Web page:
How a Secured Credit Card Can Help Rebuild Bad Credit
Start Over With a Secured Credit Card
It's much easier to get bad credit than it to fix it, but you've probably already figured that out. Getting new credit is key to rebuilding a bad credit score. However, past credit mistakes can be nearly impossible to overcome, especially when new creditors and lenders are unwilling to give you a second chance. What do you do when you need to re-establish your credit, but can’t get a credit card? You can get a secured credit card.
What Is a Secured Credit Card?
A secured credit card works just like a regular credit card. You swipe your card to make purchases that deduct from your credit limit. You repay the balance with monthly payments or all at once. The major difference with a secured credit card is that you're required to make a deposit against the credit limit on the account. The security deposit is collateral held in case you default on credit card payments.
A secured credit card's credit limit is 50% to 100% of the security deposit you make. For example, if you make a $500 deposit for a secured card, your credit limit will be between $250 and $500.
Be smart in choosing a good secured card. Secured credit cards usually have fees that regular credit cards do not. This includes application fees, processing fees, and annual fees. Beware of cards with high fees because they can greatly reduce your deposit and ultimately, your credit limit. The best-secured credit cards have low fees and good interest rates.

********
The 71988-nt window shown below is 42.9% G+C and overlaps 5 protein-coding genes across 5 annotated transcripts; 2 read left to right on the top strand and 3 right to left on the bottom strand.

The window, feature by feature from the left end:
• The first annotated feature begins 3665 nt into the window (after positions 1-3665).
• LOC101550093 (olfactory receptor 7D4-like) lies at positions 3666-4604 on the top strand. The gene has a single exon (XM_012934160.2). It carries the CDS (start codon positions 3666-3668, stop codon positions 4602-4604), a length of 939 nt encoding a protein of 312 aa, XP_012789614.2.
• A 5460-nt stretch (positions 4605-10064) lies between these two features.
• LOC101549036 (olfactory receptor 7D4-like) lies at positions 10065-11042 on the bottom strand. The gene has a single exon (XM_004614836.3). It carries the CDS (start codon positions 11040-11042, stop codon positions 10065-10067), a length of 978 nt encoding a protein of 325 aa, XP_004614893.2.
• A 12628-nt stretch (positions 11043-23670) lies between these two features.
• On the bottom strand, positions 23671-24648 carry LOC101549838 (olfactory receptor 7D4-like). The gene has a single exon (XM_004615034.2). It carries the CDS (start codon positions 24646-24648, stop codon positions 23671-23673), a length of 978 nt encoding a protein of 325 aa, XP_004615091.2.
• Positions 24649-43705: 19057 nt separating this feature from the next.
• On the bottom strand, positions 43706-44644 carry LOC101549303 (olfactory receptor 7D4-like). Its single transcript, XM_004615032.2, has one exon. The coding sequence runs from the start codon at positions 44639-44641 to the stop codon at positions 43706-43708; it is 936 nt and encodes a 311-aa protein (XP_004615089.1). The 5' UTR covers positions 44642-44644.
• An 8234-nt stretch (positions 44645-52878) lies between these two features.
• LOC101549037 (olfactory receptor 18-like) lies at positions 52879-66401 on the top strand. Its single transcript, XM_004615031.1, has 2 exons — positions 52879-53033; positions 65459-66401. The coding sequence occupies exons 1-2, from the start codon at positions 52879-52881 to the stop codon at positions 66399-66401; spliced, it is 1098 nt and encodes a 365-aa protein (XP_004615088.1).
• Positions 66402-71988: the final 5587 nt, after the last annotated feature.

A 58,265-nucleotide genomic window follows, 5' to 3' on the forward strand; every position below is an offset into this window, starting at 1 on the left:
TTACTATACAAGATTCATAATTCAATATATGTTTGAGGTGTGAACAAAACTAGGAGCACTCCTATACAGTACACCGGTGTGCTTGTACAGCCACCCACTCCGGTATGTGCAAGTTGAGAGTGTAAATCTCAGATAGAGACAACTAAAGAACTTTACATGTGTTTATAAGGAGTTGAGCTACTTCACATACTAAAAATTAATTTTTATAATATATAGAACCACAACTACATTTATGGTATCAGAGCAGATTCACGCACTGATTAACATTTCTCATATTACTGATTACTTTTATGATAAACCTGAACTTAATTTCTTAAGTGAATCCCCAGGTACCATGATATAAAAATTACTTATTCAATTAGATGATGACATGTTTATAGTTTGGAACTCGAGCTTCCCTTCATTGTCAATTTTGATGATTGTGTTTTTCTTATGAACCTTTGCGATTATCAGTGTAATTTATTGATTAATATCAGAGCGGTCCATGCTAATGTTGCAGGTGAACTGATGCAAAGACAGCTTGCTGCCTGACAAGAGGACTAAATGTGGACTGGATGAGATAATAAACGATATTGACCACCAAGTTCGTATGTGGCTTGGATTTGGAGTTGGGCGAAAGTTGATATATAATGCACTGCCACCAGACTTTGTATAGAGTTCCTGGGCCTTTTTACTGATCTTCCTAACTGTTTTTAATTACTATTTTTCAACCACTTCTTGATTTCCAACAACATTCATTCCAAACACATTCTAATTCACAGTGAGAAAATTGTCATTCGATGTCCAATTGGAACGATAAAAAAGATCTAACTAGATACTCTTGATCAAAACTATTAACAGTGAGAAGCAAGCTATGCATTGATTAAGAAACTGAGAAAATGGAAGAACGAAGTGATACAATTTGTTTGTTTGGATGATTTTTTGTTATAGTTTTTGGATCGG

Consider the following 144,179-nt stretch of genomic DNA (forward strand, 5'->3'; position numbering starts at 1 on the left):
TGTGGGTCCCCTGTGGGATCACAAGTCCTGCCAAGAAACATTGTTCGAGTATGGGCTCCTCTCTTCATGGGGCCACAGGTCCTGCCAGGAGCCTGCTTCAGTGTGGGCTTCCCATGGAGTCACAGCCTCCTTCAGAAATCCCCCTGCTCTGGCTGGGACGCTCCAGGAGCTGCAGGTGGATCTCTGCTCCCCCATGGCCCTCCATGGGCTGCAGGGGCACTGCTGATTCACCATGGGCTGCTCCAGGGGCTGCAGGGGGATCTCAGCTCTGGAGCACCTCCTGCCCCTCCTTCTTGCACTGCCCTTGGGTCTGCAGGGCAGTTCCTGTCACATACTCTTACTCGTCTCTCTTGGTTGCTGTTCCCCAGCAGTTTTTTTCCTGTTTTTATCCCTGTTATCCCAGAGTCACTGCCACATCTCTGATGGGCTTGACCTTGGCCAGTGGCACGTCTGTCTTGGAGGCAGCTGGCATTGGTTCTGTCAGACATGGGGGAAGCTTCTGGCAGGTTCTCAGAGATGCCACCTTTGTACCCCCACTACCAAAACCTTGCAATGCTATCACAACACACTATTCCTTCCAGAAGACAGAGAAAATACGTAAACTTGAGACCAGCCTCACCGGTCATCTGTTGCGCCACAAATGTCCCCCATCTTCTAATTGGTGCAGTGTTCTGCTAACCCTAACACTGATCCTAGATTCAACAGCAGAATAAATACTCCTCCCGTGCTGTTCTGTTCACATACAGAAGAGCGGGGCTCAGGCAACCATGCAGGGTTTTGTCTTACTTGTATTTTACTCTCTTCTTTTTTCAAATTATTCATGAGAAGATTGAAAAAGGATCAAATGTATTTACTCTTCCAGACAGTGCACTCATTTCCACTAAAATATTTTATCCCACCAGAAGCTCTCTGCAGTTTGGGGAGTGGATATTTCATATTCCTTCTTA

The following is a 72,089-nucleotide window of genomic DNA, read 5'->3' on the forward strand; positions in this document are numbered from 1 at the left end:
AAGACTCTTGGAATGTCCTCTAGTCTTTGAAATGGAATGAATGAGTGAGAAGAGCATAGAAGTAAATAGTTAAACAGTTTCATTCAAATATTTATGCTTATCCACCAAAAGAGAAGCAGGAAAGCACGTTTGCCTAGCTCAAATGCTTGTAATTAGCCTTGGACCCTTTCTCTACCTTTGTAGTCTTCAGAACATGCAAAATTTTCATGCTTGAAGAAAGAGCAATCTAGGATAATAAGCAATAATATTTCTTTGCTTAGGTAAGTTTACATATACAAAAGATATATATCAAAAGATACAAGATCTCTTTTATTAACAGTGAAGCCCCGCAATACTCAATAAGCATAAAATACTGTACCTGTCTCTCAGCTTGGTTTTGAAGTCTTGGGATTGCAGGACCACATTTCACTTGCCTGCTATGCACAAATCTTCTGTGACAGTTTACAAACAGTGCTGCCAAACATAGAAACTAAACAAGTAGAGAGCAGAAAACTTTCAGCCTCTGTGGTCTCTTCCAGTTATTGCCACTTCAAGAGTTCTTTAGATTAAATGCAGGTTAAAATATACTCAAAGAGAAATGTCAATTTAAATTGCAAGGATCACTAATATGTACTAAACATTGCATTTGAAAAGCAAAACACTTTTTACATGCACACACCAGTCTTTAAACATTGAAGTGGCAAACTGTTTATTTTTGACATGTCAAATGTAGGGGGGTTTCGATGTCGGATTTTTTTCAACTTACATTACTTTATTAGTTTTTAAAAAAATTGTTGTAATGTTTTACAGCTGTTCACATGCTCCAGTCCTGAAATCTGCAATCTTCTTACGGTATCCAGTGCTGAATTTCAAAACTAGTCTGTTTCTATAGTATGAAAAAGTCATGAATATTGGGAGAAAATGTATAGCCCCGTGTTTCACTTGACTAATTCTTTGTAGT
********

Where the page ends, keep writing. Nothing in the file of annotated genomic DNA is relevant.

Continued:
Use Secured Credit to Change Your Credit History
Most bad credit comes as a result of poor payment history. You can demonstrate better payment habits, even when you can’t get credit the traditional way, by getting a secured credit. You can’t prove a renewed ability to make timely payments until you have a new credit card.
Before you apply for a secured credit card, make sure the creditor reports to at least one of the three major credit bureaus. If not, the card won’t benefit you in terms of re-establishing your credit because future creditors won’t see your good payment history. If the card issuer doesn't report your payments to the major credit bureaus, it won't be included in your credit report or reflected in your credit score.
After you’ve been approved, remember that your purpose for the new secured credit card is to build a positive credit history. That said, don’t use the card to create debt. Instead, use your secured credit card to make small purchases that you can pay in full each month. If you can’t afford to pay for a purchase, don’t charge it.
Transitioning to Unsecured Credit
Many credit card companies convert your secured credit card to an unsecured card after one or two years of timely payments. Even if you can’t convert your secured credit card, you may get approved for an unsecured credit card with another creditor after 12 months of on-time payments.
If you apply for a credit card and get denied, avoid putting in more applications. This makes you look desperate for credit. Instead, continue making timely payments on your secured card and apply again within six months. You'll get a letter from the credit card issuer explaining why you've been denied and you can use this information to decide what you should do next.
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